There’s the grief you feel when you hoped your team would win, and they lost.
Then there’s deep grief — the grief you feel when you lose someone.
Jesus’ disciples faced that grief. They expected him to save the world. Jesus had a brave agenda for a new world, an agenda that challenged the people in power.
They expected a showdown, but they didn’t expect Jesus to lose. They didn’t expect him to lose his life.
They didn’t expect him to be arrested in the dark, dragged into court. They didn’t expect the death sentence. They didn’t expect to see him publicly executed, on a cross.
That kind of grief overwhelms you. When nothing makes sense any more, there’s nothing to hold on to. They’d hung on every word Jesus said. Now they had nothing. When they needed him most, he was gone.
What was it he’d told them the night before? He said some things about grief that made no sense at the time.
He said, “You will weep and mourn while the world rejoices.”
Then he said, “You will grieve, but your grief will turn to joy” (John 16:20).
Weeping, mourning, grieving — they understood that now. But joy? Surely there could never again be joy in a world where evil destroyed God’s anointed. Surely there could never be joy while the innocent lose to the powerful.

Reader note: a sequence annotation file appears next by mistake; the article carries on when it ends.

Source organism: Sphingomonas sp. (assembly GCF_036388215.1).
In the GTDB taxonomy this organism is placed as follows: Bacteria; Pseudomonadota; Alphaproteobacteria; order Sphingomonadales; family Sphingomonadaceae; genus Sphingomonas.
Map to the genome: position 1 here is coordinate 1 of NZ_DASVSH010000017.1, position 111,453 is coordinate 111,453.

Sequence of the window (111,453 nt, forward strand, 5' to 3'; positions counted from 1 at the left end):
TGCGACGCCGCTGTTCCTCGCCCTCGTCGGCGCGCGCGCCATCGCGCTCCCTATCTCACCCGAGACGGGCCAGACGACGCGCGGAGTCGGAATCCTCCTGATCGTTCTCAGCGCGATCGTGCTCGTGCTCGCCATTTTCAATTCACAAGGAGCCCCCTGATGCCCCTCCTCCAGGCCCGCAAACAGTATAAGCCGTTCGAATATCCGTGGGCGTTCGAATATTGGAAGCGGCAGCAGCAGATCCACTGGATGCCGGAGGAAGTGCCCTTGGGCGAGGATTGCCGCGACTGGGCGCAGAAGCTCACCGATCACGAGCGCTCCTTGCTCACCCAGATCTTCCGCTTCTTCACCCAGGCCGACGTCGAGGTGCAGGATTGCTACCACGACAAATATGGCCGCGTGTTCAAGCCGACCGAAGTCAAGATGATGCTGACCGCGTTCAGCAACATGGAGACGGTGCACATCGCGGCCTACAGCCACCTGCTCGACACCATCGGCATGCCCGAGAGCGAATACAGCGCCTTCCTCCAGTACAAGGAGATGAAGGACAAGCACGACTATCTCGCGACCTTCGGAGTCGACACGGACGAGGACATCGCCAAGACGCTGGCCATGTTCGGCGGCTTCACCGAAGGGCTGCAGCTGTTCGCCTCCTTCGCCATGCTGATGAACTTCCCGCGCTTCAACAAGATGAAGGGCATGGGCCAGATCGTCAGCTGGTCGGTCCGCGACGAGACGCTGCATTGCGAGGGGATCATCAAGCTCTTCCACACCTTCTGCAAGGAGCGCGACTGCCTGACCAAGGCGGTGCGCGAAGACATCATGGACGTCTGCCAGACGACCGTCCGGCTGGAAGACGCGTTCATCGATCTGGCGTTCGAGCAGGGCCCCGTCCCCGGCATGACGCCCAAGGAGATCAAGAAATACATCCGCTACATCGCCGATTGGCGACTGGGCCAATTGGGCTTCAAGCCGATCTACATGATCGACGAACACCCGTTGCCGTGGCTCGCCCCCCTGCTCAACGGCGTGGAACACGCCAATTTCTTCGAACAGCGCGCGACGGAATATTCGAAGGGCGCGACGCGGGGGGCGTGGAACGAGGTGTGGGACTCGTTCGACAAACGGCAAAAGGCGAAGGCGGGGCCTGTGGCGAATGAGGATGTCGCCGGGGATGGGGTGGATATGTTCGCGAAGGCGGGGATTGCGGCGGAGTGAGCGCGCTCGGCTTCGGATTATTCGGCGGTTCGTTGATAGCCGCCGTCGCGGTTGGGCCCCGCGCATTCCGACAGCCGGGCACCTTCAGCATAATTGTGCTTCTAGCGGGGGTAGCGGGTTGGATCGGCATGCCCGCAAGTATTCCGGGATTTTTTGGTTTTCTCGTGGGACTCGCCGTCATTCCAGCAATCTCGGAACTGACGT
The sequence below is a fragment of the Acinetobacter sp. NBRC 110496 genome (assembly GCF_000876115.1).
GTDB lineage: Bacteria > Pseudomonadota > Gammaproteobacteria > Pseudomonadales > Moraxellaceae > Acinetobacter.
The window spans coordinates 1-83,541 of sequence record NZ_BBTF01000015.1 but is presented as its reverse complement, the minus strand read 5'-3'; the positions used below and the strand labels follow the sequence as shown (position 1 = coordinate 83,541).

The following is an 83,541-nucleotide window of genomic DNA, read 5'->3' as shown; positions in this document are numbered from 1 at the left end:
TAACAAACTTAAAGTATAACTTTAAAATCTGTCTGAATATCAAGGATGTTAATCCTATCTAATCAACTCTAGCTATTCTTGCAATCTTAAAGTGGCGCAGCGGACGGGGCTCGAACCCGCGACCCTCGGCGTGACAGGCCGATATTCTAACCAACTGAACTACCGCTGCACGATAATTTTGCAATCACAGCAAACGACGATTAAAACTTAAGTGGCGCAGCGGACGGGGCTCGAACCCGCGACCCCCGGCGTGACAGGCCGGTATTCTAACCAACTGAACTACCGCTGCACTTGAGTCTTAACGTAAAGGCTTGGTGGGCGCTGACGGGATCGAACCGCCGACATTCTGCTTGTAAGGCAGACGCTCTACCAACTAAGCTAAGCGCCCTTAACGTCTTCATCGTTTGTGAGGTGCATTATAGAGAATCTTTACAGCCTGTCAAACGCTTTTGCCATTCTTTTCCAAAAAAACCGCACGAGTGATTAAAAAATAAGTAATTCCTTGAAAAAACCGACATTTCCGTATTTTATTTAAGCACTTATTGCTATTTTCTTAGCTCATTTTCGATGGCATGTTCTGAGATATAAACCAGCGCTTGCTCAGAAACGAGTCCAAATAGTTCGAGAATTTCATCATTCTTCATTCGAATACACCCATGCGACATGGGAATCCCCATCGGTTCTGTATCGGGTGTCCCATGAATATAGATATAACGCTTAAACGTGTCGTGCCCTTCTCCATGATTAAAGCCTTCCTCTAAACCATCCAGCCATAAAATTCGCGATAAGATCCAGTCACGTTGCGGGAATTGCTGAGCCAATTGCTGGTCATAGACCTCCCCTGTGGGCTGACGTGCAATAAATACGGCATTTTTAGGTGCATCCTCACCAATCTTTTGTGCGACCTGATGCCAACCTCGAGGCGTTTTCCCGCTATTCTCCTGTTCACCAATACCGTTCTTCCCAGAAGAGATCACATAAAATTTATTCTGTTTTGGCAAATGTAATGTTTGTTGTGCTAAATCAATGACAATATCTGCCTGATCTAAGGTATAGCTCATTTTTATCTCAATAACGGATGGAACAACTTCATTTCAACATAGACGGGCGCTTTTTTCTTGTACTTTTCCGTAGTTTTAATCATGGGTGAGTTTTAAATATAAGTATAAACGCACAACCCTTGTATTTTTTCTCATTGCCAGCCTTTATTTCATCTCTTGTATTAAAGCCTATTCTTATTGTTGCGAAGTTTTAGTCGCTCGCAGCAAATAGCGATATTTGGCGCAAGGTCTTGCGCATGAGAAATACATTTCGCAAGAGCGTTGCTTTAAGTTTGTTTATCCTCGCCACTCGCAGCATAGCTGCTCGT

But Jesus insists: joy comes. It’s like childbirth: the agony extreme, a beautiful life born out of the pain. These were his words:
A woman giving birth to a child has pain because her time has come; but when her baby is born she forgets the anguish because of her joy that a child is born into the world. So with you: Now is your time of grief, but I will see you again and you will rejoice, and no one will take away your joy. (John 16:21-22)
Somehow, Jesus believed that through this grief — through his loss — something joyful would be born. How could that happen? His disciples had no idea. Right now, all they had was their grief.
In two days’ time, it would all turn around. The grief they felt would turn to joy. The present groanings would give birth to something new. Something alive. A future. A hope. A lasting joy, for all creation. A joy no one takes away.
This was the moment in history when God absorbed in himself all the grief of the world, to restore his joy.
(Allen’s script for Riverview Media, Good Friday 2018.)
[next: Devastated (Holy Saturday)]
2 thoughts on “Journey to joy (Good Friday)”
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Wonderful Allen, so nice this dialogue was used in the service today, fantastic!
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